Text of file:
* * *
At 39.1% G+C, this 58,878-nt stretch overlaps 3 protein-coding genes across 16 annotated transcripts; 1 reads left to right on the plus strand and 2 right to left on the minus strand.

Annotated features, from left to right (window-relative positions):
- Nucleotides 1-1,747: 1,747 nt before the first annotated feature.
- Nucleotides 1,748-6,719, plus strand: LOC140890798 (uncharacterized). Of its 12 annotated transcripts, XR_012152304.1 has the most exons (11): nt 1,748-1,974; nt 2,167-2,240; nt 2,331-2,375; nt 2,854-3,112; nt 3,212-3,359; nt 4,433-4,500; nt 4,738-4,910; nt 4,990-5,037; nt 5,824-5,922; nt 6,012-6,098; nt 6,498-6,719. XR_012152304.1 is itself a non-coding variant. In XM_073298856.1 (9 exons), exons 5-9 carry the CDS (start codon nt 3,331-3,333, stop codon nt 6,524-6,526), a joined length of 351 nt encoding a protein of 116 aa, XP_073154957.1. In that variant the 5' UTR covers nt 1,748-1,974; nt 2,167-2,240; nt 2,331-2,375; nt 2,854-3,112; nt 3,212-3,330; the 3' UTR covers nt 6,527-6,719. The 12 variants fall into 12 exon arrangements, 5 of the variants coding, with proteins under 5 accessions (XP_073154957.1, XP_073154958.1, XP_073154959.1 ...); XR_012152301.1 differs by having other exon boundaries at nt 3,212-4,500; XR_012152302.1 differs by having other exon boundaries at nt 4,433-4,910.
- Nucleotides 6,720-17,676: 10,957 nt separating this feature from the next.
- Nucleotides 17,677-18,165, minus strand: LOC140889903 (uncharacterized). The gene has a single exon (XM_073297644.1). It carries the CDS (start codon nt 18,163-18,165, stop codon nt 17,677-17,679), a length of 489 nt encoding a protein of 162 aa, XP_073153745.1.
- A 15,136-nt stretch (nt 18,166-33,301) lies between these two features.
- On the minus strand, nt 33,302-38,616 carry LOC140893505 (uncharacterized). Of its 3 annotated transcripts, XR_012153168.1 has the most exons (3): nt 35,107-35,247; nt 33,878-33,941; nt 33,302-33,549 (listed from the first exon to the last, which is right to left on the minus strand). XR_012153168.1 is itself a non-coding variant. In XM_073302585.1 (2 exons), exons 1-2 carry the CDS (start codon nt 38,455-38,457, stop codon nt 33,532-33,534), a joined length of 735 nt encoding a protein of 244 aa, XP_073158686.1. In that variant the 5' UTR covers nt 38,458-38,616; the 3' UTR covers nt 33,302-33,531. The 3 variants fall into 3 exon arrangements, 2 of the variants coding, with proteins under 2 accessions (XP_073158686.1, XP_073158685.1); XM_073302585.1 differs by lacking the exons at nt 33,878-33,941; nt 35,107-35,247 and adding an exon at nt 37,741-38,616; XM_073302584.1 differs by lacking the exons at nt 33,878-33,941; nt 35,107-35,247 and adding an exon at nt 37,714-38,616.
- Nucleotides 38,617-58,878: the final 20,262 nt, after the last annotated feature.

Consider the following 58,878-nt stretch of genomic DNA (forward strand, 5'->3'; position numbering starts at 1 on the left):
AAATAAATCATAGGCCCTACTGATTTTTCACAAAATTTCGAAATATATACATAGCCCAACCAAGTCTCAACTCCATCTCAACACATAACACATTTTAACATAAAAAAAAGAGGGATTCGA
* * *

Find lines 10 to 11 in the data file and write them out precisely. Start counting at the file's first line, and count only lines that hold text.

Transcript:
Consider the following 58,878-nt stretch of genomic DNA (forward strand, 5'->3'; position numbering starts at 1 on the left):
AAATAAATCATAGGCCCTACTGATTTTTCACAAAATTTCGAAATATATACATAGCCCAACCAAGTCTCAACTCCATCTCAACACATAACACATTTTAACATAAAAAAAAGAGGGATTCGA